Top PC threats of 2002

Symantec has published a list of the top nasties that attacked PC users in 2002. The anti-virus manufacturer ranked the five worst threats faced by computer users in the past year, based on both their volume and impact.

Heading up the list are email threats, which continued to increase in number last year, with over 323 discovered. These bothersome bugs included worms, which are programs or algorithms that replicate themselves over a computer network and can clog up a computer's resources or even shut it down. An example of this type of virus is Lirva.

A similar type of email-based threat is a Trojan, these viruses masquerade as benign programs. While they don't replicate themselves in the same way as worms, they can be equally troublesome, and may even arrive as part of a worm virus, as in the case of Bugbear and Myparty.

Symantec says that the rise in such email threats is the result of both vulnerabilities in email software and a lack of user awareness. It warns that "any content sent … [via email] should be regarded as dangerous until… validated."

These mail bugs have real staying power too, as W95.Hybris.worm proves. It was first unleashed back in 2000, but remains a severe threat three years later, ranking number four in the virus chart last year. Other bugs that just keep doing the rounds include mass mailer worms like W32.Klez.H@mm and W32.Magistr.39921@mm, the latter of which has been at large since 2001.

Symantec anticipates that this problem will only get worse in 2003 as mass mailers become more sophisticated, automatically sending themselves out without the need for a recipient to double-click on the attachment. Instead the code will execute as the message is previewed.

Second in Symantec's top five trouble spots are exposed or incorrectly configured resources. In 2002 it recorded over 50 threats that used open file shares to propagate, so it recommends users put a personal firewall in place to keep intruders out of their PC, and to correctly configure their PC by implementing all authentication features possible.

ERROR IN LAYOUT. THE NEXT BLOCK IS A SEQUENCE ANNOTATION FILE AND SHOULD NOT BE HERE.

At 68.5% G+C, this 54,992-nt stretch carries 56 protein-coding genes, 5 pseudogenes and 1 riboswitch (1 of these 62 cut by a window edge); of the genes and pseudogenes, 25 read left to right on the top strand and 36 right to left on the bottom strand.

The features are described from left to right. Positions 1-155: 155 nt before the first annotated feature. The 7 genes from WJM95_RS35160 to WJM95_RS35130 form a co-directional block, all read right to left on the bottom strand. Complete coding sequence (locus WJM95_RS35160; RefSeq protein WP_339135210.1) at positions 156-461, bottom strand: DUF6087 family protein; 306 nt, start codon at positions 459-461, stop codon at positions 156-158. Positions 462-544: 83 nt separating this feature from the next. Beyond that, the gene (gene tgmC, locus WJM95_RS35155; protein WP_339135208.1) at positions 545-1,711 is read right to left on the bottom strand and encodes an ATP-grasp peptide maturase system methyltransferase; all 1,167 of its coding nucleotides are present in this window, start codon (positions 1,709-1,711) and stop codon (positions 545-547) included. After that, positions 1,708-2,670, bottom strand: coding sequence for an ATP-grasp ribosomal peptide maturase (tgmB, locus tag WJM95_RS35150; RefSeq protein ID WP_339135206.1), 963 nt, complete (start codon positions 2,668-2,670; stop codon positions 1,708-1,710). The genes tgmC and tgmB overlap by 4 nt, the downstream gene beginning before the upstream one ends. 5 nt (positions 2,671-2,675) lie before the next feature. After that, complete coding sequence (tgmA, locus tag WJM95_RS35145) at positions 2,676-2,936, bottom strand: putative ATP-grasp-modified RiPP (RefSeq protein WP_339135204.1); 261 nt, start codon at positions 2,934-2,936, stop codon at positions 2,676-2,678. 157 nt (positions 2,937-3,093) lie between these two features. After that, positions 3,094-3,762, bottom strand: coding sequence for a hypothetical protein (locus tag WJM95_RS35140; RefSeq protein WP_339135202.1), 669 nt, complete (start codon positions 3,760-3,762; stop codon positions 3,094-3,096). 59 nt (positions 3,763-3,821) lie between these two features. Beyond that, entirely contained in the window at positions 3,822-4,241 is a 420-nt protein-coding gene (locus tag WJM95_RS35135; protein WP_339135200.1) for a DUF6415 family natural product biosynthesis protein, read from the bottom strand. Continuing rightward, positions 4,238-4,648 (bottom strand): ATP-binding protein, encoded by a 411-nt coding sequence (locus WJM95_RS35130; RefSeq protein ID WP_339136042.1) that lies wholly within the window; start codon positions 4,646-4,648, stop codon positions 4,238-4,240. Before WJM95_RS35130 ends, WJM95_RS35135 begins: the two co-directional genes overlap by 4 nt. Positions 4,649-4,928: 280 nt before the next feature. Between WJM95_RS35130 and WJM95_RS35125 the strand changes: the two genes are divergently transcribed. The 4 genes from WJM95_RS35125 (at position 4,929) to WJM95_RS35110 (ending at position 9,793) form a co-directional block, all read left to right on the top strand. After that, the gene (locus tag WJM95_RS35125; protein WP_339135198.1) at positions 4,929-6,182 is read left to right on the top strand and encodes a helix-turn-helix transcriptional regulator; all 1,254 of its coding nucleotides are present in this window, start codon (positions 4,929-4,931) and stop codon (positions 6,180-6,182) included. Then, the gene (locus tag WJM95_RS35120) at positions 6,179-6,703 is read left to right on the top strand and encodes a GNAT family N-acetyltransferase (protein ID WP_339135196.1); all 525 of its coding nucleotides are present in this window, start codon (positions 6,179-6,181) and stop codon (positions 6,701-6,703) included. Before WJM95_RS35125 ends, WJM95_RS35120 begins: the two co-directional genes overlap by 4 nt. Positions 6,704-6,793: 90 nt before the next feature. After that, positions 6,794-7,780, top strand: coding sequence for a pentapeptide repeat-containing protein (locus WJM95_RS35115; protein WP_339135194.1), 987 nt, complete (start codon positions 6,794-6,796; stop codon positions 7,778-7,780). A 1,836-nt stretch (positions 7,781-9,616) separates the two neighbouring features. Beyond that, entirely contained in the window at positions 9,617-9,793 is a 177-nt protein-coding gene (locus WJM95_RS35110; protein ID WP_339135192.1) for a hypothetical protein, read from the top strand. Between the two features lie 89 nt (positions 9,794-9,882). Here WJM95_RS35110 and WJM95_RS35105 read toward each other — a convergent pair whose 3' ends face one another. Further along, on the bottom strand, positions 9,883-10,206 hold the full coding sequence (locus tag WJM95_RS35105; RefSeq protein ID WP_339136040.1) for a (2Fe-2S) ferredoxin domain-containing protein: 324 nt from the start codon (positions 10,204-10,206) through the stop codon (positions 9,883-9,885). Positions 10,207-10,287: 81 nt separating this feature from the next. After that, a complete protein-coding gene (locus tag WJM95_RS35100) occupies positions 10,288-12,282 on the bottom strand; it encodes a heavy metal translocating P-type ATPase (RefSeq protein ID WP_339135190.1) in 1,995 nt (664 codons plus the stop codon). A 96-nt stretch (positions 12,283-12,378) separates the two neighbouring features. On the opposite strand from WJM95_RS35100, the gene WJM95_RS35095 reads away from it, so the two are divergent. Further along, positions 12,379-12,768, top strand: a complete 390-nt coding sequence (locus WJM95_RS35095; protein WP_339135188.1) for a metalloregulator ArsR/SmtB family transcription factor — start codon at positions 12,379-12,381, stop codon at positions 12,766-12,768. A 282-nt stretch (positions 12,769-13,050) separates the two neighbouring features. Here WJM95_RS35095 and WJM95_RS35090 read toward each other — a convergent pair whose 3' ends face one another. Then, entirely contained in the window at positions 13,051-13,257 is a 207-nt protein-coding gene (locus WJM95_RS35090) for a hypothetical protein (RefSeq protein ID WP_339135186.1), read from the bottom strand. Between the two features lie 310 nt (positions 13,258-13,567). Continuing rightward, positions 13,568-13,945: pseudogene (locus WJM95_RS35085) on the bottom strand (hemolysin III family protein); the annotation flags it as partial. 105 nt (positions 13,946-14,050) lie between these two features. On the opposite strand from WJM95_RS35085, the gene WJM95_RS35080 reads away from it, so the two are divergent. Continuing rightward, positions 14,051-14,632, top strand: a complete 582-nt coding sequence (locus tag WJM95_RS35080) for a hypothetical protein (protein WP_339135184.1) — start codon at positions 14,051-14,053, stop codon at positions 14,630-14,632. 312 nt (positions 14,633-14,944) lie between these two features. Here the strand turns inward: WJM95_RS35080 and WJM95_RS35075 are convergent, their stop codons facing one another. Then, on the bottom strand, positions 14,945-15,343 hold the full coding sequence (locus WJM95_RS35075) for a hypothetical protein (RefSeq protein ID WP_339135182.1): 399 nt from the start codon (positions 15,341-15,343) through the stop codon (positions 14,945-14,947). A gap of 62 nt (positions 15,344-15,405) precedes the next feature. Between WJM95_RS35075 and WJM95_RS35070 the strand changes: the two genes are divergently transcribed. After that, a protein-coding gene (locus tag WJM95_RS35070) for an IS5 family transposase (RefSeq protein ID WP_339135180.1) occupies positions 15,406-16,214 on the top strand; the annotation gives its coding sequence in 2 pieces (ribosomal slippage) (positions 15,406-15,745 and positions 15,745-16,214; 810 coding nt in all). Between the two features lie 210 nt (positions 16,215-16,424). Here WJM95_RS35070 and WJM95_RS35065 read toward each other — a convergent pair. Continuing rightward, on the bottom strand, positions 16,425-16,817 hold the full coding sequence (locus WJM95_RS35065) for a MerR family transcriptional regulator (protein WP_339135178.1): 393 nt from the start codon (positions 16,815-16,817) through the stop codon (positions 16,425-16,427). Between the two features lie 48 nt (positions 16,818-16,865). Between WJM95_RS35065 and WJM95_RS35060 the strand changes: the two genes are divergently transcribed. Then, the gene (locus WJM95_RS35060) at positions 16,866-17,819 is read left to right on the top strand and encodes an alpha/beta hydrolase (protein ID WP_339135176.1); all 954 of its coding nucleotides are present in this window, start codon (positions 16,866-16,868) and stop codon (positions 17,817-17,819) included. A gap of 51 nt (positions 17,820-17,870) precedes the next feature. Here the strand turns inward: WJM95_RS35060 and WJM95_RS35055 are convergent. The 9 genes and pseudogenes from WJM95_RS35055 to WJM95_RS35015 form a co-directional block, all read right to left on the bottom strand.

Number three are peer-to-peer (P2P) and instant message based threats. As P2P services like Kazaa and Morpheus grow in popularity users expose themselves to both the inherent vulnerabilities of such services, and to the risks posed by content downloaded from them. Symantec saw 70 threats in 2002 that relied on P2P and instant messaging to spread, including worms and Trojans.

Coming in fourth place are potential web browser based threats. In 2002 over 67 vulnerabilities were uncovered, which could leave millions of desktops open to attack from malicious code.

Finally, and perhaps most obviously, Symantec said that users who fail to use passwords, or choose particularly easy-to-guess ones, leave themselves wide open to attack.

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Ursula Seymour

PC World
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